Harvey Mansfield: Picked to deliver the 2007 Jefferson Lecture in the Humanities
"With a distinguished career of thoughtful-and thought-provoking-discourse on political theory and higher education, Harvey Mansfield has captivated his readers and students with the strength of his convictions and the depth of his courage," said NEH Chairman Bruce Cole. "This prolific author and engaging teacher offers a truly distinctive perspective on political thought and practice."
Mansfield, the William R. Kenan, Jr., Professor of Government at Harvard, will present the 36th Jefferson Lecture in the Humanities on Tuesday, May 8, at 7:30 p.m. at the Warner Theatre in Washington, D.C., on "How to Understand Politics: What the Humanities Can Say to Science." The lectureship carries a $10,000 honorarium.
Mansfield's many books include Manliness (2006); A Student's Guide to Political Philosophy (2001); translator, with Delba Winthrop, of Democracy in America by Alexis de Tocqueville (2000); translator, with Nathan Tarcov, of Discourses on Livy by Niccolò Machiavelli (1996); Machiavelli's Virtue (1996); America's Constitutional Soul (1991); Taming the Prince: The Ambivalence of Modern Executive Power (1989); translator, with Laura F. Banfield, of Florentine Histories by Niccolò Machiavelli (1988); translator of The Prince by Niccolò Machiavelli (1985 and second edition in 1998); editor of Selected Letters of Edmund Burke (1984); editor of Thomas Jefferson: Selected Writings (1979); Machiavelli's New Modes and Orders: A Study of the Discourses on Livy (1979, reprinted in 2001); The Spirit of Liberalism (1978); and Statesmanship and Party Government: A Study of Burke and Bolingbroke (1965). His articles with political analysis have appeared in The Weekly Standard, The Wall Street Journal, the Boston Globe, The New Republic, the Claremont Review of Books, The American Enterprise, The Chronicle of Higher Education, National Review, the Times Literary Supplement, and numerous academic journals.
Mansfield has received numerous awards and honors, including a Guggenheim Fellowship (1970-71), an NEH Fellowship (1974-75), the Joseph R. Levenson Teaching Award (1993), the Sidney Hook Memorial Award (2002), and the National Humanities Medal (2004). Throughout his career, he also has served as a member of the Council of the American Political Science Association (1980-82, 2004), a fellow of the National Humanities Center (1982), a member of the USIA's Board of Foreign Scholarships (1987-89), a member of the National Council on the Humanities (1991-94), and president of the New England Historical Association (1993-94). He was educated at Harvard (A.B., 1953, and Ph.D., 1961). He lives in Cambridge, Mass.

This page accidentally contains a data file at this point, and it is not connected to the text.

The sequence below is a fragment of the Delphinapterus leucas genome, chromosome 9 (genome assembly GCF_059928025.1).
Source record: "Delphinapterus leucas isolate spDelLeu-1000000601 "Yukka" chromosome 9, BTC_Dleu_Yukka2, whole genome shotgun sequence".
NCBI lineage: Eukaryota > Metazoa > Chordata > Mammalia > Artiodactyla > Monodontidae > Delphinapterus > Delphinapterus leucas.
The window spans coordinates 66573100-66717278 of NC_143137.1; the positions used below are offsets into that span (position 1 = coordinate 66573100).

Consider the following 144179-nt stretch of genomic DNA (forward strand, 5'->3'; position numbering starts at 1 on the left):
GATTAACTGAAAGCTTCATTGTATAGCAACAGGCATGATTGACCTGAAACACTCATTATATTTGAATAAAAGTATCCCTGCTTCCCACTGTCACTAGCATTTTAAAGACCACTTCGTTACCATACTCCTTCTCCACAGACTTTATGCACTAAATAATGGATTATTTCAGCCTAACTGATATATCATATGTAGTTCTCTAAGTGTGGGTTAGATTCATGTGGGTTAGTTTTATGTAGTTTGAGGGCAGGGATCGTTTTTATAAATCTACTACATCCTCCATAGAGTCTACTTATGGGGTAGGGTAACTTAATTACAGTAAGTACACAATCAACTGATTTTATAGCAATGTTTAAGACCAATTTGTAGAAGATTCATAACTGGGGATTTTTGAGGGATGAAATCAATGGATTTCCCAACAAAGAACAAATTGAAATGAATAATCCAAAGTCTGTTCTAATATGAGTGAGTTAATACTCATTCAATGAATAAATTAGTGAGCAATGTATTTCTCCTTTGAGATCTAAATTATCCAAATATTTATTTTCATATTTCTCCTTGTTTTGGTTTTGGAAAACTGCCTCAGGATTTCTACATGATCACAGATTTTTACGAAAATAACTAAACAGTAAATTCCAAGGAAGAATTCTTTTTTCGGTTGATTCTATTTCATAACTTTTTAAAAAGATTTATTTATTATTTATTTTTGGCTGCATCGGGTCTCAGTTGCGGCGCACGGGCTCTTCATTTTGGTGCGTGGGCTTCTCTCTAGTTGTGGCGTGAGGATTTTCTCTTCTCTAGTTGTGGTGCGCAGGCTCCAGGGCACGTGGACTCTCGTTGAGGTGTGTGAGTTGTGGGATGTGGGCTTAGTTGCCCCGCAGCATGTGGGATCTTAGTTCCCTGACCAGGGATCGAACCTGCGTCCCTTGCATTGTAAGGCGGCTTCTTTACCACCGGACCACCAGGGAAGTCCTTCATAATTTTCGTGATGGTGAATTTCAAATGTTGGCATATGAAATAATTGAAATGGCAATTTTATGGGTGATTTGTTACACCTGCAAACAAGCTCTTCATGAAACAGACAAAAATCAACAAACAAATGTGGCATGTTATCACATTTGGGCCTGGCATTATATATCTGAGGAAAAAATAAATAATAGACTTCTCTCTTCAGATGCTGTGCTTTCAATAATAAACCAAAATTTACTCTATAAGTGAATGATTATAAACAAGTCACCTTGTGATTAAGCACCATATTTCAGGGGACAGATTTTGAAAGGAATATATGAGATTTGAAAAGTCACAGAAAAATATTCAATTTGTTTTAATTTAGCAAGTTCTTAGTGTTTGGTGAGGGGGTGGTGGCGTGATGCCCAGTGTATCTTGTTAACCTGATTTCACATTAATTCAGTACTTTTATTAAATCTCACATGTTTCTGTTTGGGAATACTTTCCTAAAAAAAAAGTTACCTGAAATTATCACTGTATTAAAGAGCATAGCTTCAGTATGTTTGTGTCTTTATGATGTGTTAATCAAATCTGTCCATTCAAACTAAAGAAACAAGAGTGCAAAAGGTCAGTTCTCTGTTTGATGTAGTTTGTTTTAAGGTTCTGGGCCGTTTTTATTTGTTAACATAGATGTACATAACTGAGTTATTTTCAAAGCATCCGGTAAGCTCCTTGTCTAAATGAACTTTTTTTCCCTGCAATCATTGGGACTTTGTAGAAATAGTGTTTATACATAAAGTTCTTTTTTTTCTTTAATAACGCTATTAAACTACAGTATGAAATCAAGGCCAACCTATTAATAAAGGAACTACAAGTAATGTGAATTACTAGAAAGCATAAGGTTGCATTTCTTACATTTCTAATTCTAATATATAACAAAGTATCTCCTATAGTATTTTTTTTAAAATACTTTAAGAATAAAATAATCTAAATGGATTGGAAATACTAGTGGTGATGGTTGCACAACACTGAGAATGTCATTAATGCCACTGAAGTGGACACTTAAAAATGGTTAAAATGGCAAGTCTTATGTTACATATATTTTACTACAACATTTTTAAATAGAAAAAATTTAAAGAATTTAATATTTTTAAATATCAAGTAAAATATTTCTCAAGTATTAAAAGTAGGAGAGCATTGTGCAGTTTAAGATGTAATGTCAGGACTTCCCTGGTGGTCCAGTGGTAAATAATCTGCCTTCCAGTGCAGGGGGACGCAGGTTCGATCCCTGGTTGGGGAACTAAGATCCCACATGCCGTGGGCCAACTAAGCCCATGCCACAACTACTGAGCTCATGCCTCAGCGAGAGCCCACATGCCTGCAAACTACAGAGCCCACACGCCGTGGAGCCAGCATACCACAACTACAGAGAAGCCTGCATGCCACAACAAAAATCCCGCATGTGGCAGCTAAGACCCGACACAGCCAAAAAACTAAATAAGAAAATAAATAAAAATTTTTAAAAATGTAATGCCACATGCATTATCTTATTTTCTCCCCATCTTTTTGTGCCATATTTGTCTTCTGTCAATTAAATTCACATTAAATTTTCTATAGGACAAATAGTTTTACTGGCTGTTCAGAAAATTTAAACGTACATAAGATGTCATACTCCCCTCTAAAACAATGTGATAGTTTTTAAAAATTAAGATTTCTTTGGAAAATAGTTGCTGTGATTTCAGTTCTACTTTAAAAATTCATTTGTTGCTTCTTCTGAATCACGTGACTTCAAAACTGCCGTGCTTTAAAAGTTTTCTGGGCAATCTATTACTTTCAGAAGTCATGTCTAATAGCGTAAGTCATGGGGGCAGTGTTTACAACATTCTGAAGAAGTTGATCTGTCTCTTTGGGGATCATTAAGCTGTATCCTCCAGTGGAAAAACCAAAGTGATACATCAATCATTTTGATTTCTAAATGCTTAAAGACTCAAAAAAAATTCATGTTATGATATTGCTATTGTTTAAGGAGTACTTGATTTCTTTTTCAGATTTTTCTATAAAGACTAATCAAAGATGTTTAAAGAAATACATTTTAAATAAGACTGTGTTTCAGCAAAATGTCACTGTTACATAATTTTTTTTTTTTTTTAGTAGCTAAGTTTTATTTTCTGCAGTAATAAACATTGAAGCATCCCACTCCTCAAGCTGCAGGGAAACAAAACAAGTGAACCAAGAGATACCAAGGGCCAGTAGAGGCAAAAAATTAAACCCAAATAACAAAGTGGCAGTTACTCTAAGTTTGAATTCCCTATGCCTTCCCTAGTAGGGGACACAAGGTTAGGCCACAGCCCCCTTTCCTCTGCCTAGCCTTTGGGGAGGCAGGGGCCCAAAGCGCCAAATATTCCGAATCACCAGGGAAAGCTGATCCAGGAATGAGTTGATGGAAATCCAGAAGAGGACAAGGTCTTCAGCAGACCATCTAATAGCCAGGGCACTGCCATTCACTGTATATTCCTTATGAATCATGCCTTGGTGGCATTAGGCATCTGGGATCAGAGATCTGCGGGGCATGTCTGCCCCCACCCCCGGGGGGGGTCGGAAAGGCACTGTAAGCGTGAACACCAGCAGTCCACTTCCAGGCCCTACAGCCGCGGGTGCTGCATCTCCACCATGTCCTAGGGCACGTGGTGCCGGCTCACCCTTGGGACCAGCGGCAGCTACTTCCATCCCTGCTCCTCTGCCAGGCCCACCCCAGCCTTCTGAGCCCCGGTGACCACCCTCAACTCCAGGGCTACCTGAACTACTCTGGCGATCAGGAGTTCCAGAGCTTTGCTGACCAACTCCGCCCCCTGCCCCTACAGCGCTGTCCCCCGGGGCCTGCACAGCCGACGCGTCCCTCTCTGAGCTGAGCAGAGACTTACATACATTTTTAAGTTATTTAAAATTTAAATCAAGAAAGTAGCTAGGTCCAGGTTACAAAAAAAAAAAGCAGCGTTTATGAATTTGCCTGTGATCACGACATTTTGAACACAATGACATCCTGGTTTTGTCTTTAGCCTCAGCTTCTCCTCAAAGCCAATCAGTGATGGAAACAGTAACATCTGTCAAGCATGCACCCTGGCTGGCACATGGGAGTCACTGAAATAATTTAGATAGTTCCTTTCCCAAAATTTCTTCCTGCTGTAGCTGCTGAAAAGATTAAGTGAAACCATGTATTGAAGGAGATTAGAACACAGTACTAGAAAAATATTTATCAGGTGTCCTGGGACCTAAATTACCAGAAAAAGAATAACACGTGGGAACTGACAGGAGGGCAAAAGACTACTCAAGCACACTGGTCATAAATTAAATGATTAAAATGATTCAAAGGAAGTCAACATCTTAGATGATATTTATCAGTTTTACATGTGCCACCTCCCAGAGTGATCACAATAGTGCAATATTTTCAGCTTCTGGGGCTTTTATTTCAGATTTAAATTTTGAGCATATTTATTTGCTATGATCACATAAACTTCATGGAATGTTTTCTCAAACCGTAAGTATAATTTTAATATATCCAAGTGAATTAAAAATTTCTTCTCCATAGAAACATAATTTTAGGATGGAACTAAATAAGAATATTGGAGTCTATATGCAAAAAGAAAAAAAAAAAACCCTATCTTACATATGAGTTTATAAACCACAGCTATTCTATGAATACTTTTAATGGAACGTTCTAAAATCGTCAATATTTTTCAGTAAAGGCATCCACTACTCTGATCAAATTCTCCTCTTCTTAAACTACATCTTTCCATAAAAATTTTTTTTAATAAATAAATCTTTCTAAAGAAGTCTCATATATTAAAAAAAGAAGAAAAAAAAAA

Attendance at the lecture is by invitation and free. Those interested in receiving an invitation should call (202) 606-8400 or send an e-mail message to firstname.lastname@example.org. Additional information about the National Endowment for the Humanities and a list of previous Jefferson Lecturers is available on the Internet at www.neh.gov <http://www.neh.gov/index.html> . The National Endowment for the Humanities gratefully acknowledges the McCormick Tribune Foundation for major support of this year's Jefferson Lecture.
Created in 1965 as an independent federal agency, the National Endowment for the Humanities supports learning in history, literature, philosophy, and other areas of the humanities. NEH grants enrich classroom learning, create and preserve knowledge, and bring ideas to life through public television, radio, new technologies, museum exhibitions, and programs in libraries and other community places.
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